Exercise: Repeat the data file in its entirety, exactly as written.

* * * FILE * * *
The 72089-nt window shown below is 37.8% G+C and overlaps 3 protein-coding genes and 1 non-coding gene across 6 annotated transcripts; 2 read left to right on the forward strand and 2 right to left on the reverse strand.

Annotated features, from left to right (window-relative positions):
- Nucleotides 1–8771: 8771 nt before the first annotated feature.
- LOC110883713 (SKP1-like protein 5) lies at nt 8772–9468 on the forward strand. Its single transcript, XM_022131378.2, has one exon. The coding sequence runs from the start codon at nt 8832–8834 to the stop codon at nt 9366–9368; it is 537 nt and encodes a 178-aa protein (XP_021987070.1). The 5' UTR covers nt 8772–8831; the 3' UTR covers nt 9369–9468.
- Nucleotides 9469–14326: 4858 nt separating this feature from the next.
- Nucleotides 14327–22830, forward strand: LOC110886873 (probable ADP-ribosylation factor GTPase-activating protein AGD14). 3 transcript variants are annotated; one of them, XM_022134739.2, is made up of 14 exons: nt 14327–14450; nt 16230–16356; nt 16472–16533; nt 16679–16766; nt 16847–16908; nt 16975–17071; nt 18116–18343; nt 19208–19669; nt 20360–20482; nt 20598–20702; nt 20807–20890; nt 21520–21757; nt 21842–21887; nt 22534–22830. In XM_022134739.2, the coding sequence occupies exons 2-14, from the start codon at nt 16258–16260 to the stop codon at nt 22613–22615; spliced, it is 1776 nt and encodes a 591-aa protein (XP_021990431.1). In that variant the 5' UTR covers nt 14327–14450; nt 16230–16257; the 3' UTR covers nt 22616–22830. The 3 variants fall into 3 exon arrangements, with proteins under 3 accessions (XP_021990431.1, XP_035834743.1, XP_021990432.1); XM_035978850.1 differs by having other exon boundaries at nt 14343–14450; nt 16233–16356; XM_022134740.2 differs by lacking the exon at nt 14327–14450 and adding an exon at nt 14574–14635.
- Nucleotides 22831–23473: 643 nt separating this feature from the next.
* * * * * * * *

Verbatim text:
The 72089-nt window shown below is 37.8% G+C and overlaps 3 protein-coding genes and 1 non-coding gene across 6 annotated transcripts; 2 read left to right on the forward strand and 2 right to left on the reverse strand.

Annotated features, from left to right (window-relative positions):
- Nucleotides 1–8771: 8771 nt before the first annotated feature.
- LOC110883713 (SKP1-like protein 5) lies at nt 8772–9468 on the forward strand. Its single transcript, XM_022131378.2, has one exon. The coding sequence runs from the start codon at nt 8832–8834 to the stop codon at nt 9366–9368; it is 537 nt and encodes a 178-aa protein (XP_021987070.1). The 5' UTR covers nt 8772–8831; the 3' UTR covers nt 9369–9468.
- Nucleotides 9469–14326: 4858 nt separating this feature from the next.
- Nucleotides 14327–22830, forward strand: LOC110886873 (probable ADP-ribosylation factor GTPase-activating protein AGD14). 3 transcript variants are annotated; one of them, XM_022134739.2, is made up of 14 exons: nt 14327–14450; nt 16230–16356; nt 16472–16533; nt 16679–16766; nt 16847–16908; nt 16975–17071; nt 18116–18343; nt 19208–19669; nt 20360–20482; nt 20598–20702; nt 20807–20890; nt 21520–21757; nt 21842–21887; nt 22534–22830. In XM_022134739.2, the coding sequence occupies exons 2-14, from the start codon at nt 16258–16260 to the stop codon at nt 22613–22615; spliced, it is 1776 nt and encodes a 591-aa protein (XP_021990431.1). In that variant the 5' UTR covers nt 14327–14450; nt 16230–16257; the 3' UTR covers nt 22616–22830. The 3 variants fall into 3 exon arrangements, with proteins under 3 accessions (XP_021990431.1, XP_035834743.1, XP_021990432.1); XM_035978850.1 differs by having other exon boundaries at nt 14343–14450; nt 16233–16356; XM_022134740.2 differs by lacking the exon at nt 14327–14450 and adding an exon at nt 14574–14635.
- Nucleotides 22831–23473: 643 nt separating this feature from the next.